David Graeber’s on tour, plugging his new book on the remarkably successful and resonant “bullshit jobs” hypothesis. Snipping this from an interview with him at Dissent Magazine:
Brooks: And this also helps to explain why market enthusiasts are wrong in their claims that it’s impossible or unlikely that capitalism will produce bullshit jobs.
Graeber: Yes, exactly. Amusingly enough both libertarians and Marxists tend to attack me on these grounds, and the reason is that both are still basically operating with a conception of capitalism as it existed in maybe the 1860s—lots of little competing firms making and selling stuff. Sure, that’s still true if you’re talking about, say, owner-operated restaurants, and I’d agree that such restaurants tend not to hire people they don’t really need. But if you’re talking about the large firms that dominate the economy nowadays, they operate by an entirely different logic. If profits are extracted through fees, rents, and creating and enforcing debts, if the state is intimately involved in surplus extraction, well, the difference between the economic and political sphere tends to dissolve. Buying political loyalty for your extractive schemes is itself an economic good.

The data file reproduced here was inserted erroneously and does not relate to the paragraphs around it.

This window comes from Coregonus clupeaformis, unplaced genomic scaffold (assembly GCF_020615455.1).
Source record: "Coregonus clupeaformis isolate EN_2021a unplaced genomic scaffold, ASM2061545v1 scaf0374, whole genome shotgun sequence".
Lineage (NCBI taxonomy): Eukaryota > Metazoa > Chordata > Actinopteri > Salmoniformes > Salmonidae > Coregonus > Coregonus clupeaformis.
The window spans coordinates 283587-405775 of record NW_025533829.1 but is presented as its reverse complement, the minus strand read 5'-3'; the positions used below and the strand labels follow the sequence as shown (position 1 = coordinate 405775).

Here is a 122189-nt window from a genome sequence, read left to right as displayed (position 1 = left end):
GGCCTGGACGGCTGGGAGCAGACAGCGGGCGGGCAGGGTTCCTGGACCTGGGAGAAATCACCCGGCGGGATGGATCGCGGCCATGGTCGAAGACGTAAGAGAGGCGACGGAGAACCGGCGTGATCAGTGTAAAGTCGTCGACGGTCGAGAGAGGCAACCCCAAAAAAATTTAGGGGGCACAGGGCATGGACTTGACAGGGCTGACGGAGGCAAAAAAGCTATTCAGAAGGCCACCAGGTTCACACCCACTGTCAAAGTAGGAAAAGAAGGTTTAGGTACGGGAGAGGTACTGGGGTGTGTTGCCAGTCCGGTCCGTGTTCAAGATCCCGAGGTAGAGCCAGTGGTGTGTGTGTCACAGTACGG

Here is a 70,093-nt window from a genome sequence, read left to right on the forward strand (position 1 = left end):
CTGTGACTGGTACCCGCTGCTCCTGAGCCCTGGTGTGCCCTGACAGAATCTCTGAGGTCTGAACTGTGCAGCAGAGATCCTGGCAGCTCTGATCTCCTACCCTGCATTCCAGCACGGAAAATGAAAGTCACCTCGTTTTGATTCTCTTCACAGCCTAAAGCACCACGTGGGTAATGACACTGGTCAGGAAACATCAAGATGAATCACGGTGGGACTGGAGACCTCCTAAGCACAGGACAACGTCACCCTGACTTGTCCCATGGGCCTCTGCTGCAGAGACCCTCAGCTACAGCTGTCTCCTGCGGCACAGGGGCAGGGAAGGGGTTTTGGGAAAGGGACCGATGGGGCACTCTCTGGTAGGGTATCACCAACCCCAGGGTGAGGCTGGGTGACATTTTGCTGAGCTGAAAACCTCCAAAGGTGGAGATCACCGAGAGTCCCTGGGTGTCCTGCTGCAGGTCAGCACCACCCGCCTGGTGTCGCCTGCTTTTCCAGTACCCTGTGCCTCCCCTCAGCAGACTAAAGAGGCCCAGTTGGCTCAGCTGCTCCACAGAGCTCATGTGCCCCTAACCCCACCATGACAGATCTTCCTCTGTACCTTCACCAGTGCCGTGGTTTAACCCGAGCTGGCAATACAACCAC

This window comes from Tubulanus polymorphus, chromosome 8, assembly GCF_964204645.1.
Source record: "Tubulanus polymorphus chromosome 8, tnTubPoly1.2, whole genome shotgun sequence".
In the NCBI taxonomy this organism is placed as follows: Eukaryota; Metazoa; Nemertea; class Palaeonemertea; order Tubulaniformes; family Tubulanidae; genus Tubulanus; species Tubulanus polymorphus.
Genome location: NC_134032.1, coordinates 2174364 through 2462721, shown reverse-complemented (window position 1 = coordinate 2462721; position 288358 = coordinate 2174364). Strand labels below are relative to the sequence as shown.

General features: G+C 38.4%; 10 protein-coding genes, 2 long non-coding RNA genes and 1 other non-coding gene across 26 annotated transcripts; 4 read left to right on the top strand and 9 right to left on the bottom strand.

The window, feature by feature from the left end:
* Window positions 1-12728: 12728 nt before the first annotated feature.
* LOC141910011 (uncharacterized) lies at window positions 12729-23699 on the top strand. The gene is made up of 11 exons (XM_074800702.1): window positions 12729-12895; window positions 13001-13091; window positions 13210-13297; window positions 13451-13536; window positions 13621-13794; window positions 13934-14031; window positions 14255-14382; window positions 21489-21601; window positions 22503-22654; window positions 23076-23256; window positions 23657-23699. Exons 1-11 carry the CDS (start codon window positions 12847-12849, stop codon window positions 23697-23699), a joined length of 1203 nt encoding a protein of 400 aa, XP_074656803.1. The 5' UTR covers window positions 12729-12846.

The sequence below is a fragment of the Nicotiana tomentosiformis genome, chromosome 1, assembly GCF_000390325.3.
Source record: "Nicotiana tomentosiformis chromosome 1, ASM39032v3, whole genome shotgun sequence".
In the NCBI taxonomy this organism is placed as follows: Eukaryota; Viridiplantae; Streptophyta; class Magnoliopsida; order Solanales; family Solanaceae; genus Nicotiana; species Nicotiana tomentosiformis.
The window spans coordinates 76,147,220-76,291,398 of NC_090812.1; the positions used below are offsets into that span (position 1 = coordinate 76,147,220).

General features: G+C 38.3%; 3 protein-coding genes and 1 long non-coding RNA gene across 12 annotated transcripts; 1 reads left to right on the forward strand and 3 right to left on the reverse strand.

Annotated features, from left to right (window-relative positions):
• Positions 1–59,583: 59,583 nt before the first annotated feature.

Earlier in the piece Graeber makes that point that, far from being a conspiracy theory, this is precisely the opposite, in that it neatly explains the absence of concerted elite action to rig the econopolitical system: if it ain’t broke (for you), then why expend any effort trying to fix it?